few years ago I wrote an article about the need to keep at least five years’ worth
of financial records, in case you or your spouse need to go into a nursing
home. Since that time, I have had more than a few clients who have run into
problems retrieving these records from their banks or other financial
institutions when they make a Medicaid application. This refresher hopefully
will drive home the importance of what I am talking about.
one knows whether they or their spouse will need nursing home care. Considering
that the cost of such care is expensive – approximately $500 per day locally,
$182,500 per year – virtually everyone will try to do what they can to become
eligible for Medicaid, which will pay most or all of that cost if you become
application is made for Medicaid coverage for care in a nursing home, five years’
of financial records, including a spouse’s records, must be provided to the Department
of Social Services (“DSS”). If something is missing – and it almost always is –
DSS sends a letter stating what is needed, and allows ten days for it to be
missing documentation can not be provided within ten days. A request is made
for more time and, if the applicant shows that all reasonable efforts are being
made to comply, DSS likely will allow another ten days. Beyond that, additional
time is not likely. What is then likely is a letter from DSS denying Medicaid
coverage for failure to provide the requested documentation.
there are ways to fight the denial, that process gets more expensive. Coverage
might also be delayed, meaning that months of the nursing home bill might have
to be paid privately.
A woman who is applying for nursing home Medicaid is a
husband died two years before.
After he died, she discarded financial records of all accounts he owned by
himself, thinking they would not be needed. They are needed. She is required to
use all reasonable efforts to obtain those records, potentially including
applying to the Surrogate’s Court to become the legal representative of his
estate, even though there otherwise would have been no reason to do so. 2.
A man who is applying for nursing home Medicaid
transferred his IRA
account three years ago from one
administrator to another. Although he has his records from the prior
administrator up until the time he changed to the second, he never actually
closed out the account. The last statement he has from the prior administrator
shows a two cents balance after the transfer. That account never was closed. He
must close that account and obtain all records from that account until closing. 3.
A woman who is applying for nursing home Medicaid
thought she provided
all records needed, and was
surprised when we asked her where a $20,000 deposit into her account four years
before came from. At first, she had no idea. After she contacted the bank into
which the money was deposited, and they did some research, she learned that the
money was from a certificate of deposit that she had at another bank. Of
course, she had to obtain those records. 4.
A man who is applying for nursing home Medicaid sold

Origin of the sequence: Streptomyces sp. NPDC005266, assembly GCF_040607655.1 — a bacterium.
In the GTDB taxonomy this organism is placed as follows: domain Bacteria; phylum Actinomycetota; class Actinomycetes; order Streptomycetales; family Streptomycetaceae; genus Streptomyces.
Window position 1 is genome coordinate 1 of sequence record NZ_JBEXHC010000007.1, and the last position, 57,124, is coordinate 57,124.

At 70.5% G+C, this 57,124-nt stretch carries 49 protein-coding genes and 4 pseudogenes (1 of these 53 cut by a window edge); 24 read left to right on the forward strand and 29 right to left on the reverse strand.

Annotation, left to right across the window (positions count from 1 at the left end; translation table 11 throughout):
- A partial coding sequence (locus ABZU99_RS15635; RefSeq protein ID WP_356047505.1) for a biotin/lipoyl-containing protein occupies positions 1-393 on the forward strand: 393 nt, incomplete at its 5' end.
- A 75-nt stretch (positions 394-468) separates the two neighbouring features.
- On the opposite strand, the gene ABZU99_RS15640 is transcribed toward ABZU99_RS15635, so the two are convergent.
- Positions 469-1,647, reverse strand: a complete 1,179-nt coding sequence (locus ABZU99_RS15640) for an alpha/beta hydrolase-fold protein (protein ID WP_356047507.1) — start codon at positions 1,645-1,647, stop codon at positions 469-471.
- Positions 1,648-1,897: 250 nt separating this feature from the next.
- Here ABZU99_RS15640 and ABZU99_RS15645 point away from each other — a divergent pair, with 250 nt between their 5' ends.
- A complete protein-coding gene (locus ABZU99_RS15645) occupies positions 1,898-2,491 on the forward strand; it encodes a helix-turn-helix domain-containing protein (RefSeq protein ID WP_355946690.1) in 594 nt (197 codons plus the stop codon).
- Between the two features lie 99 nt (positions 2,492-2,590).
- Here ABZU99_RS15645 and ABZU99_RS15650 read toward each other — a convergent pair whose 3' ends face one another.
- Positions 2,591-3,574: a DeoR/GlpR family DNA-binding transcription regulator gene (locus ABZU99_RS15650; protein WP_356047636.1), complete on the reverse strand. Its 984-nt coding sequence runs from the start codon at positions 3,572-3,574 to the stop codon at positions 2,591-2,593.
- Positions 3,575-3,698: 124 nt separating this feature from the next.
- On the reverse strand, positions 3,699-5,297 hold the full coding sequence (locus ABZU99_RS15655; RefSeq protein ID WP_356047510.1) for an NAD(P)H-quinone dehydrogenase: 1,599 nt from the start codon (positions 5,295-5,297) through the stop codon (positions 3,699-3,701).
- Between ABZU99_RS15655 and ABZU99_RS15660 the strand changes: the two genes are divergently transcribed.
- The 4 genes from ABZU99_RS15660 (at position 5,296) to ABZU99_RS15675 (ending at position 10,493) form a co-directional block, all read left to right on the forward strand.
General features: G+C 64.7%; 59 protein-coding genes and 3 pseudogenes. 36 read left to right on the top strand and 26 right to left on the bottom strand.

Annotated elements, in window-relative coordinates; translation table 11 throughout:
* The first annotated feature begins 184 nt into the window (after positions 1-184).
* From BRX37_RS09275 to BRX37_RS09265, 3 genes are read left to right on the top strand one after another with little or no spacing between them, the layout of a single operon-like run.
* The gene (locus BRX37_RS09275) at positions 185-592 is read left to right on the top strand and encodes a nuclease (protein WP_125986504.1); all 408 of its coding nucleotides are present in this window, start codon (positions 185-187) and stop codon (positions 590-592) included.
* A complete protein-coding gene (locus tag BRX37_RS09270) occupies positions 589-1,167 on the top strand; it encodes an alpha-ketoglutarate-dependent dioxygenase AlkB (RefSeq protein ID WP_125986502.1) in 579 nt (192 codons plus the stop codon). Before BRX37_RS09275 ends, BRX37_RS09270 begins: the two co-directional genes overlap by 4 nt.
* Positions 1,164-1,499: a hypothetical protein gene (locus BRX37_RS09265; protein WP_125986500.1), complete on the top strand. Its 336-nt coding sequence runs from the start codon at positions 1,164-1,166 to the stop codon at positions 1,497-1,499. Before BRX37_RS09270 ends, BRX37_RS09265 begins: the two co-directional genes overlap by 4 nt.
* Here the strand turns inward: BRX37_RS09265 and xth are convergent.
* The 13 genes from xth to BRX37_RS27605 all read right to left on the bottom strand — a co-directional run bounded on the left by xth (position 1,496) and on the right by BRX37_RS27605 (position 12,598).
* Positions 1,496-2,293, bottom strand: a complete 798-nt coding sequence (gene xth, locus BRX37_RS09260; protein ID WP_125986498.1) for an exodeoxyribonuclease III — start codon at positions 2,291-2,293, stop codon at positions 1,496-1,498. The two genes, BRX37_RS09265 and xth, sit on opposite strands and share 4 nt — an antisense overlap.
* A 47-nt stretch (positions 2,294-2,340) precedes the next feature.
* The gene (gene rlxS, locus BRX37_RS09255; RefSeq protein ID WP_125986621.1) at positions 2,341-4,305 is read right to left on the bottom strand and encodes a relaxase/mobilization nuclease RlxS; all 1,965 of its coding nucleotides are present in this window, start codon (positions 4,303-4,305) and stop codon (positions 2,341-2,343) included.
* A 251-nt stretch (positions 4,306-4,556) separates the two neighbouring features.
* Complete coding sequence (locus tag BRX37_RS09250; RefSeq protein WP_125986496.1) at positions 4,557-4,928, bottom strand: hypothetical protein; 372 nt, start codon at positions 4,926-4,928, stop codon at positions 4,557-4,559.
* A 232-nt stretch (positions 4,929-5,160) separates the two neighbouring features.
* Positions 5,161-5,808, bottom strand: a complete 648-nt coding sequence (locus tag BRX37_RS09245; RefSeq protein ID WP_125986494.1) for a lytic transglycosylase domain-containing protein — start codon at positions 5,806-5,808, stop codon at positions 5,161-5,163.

his house three years
before. He figured that by now he
no longer needed those records. Wrong. He needs them. He needs to show the deed
transferring the property and proof of how much money he received for the sale.
He also needs to show where that money went.
legible records of all accounts and property owned during the last five years,
in neat chronological order. This includes accounts that have been closed. No
staples. Keep records of transfers. If you received an inheritance, or a gift,
or sold your car or boat, keep copies of those records, and the checks before
you deposit them, or at least a written record proving the source of deposits. If
your bank does not include copies of your canceled checks with your statements,
I suggest changing banks to one that does.
often, we see deposits into accounts and no one remembers where they came from.
If the Medicaid application is being made by someone who had no involvement with
the record-keeping, and has no authority to deal with the bank or other
financial institution, the result could be a denial. That is poor planning. By
the way, Florida banks are notorious for losing records!
sure a trusted person or two at least has authority to obtain copies of
financial records. A better recommendation is that your trusted person be
authorized to sign on accounts, and that you sign a comprehensive Power of
Attorney authorizing that person to act on your behalf.
good record-keeping is required for income tax purposes anyway, the additional
organization discussed here should not be a great burden. If the time comes for
a Medicaid application, your loved ones will thank you for the concern you
showed by making it easy for them to figure things out.
2019 Joseph A. Bollhofer, Esq.
Editor’s Note:Joseph A. Bollhofer, Esq., practices law in the areas of elder law,
Medicaid, estate and business planning and administration, and real estate. He
is a member of the Elder Law, Real Property, and Surrogate’s Court Committees
of the Suffolk County Bar Association and of the Elder Law and Real Property
Law Sections of the New York State Bar Association. He has been serving area
residents since 1985 and is admitted to practice law in New
York and New Jersey.
His office is located at 291 Lake Ave., St. James, NY.
(584-0100). For reprints of this article and others concerning Medicaid, Elder
Law and Estate Planning, send a request to email@example.com or visit